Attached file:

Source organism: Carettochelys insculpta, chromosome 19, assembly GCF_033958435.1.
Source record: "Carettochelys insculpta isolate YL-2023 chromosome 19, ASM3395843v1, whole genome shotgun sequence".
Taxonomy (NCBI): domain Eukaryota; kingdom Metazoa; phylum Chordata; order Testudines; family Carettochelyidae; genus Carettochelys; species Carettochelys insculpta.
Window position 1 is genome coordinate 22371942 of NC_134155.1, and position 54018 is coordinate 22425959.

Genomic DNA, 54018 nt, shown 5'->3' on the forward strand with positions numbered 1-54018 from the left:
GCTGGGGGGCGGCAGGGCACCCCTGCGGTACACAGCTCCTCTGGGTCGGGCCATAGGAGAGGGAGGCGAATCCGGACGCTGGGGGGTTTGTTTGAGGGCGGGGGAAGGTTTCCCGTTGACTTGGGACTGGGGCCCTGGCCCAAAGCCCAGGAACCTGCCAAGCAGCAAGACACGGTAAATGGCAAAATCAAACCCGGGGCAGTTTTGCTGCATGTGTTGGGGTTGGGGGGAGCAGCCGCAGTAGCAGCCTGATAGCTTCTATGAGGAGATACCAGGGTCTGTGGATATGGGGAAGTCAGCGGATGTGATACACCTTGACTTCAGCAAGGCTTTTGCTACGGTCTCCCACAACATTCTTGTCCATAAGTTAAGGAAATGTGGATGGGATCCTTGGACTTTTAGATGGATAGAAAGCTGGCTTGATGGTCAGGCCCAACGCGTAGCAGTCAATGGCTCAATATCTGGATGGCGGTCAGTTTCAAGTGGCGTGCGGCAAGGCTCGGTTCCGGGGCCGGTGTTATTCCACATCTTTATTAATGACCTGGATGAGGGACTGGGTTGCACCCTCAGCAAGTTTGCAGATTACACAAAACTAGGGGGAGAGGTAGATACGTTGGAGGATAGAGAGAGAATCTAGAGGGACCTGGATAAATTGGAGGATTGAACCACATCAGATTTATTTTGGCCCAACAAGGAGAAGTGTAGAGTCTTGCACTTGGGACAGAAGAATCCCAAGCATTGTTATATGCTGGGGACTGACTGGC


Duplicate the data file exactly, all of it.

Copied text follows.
Source organism: Carettochelys insculpta, chromosome 19, assembly GCF_033958435.1.
Source record: "Carettochelys insculpta isolate YL-2023 chromosome 19, ASM3395843v1, whole genome shotgun sequence".
Taxonomy (NCBI): domain Eukaryota; kingdom Metazoa; phylum Chordata; order Testudines; family Carettochelyidae; genus Carettochelys; species Carettochelys insculpta.
Window position 1 is genome coordinate 22371942 of NC_134155.1, and position 54018 is coordinate 22425959.

Genomic DNA, 54018 nt, shown 5'->3' on the forward strand with positions numbered 1-54018 from the left:
GCTGGGGGGCGGCAGGGCACCCCTGCGGTACACAGCTCCTCTGGGTCGGGCCATAGGAGAGGGAGGCGAATCCGGACGCTGGGGGGTTTGTTTGAGGGCGGGGGAAGGTTTCCCGTTGACTTGGGACTGGGGCCCTGGCCCAAAGCCCAGGAACCTGCCAAGCAGCAAGACACGGTAAATGGCAAAATCAAACCCGGGGCAGTTTTGCTGCATGTGTTGGGGTTGGGGGGAGCAGCCGCAGTAGCAGCCTGATAGCTTCTATGAGGAGATACCAGGGTCTGTGGATATGGGGAAGTCAGCGGATGTGATACACCTTGACTTCAGCAAGGCTTTTGCTACGGTCTCCCACAACATTCTTGTCCATAAGTTAAGGAAATGTGGATGGGATCCTTGGACTTTTAGATGGATAGAAAGCTGGCTTGATGGTCAGGCCCAACGCGTAGCAGTCAATGGCTCAATATCTGGATGGCGGTCAGTTTCAAGTGGCGTGCGGCAAGGCTCGGTTCCGGGGCCGGTGTTATTCCACATCTTTATTAATGACCTGGATGAGGGACTGGGTTGCACCCTCAGCAAGTTTGCAGATTACACAAAACTAGGGGGAGAGGTAGATACGTTGGAGGATAGAGAGAGAATCTAGAGGGACCTGGATAAATTGGAGGATTGAACCACATCAGATTTATTTTGGCCCAACAAGGAGAAGTGTAGAGTCTTGCACTTGGGACAGAAGAATCCCAAGCATTGTTATATGCTGGGGACTGACTGGC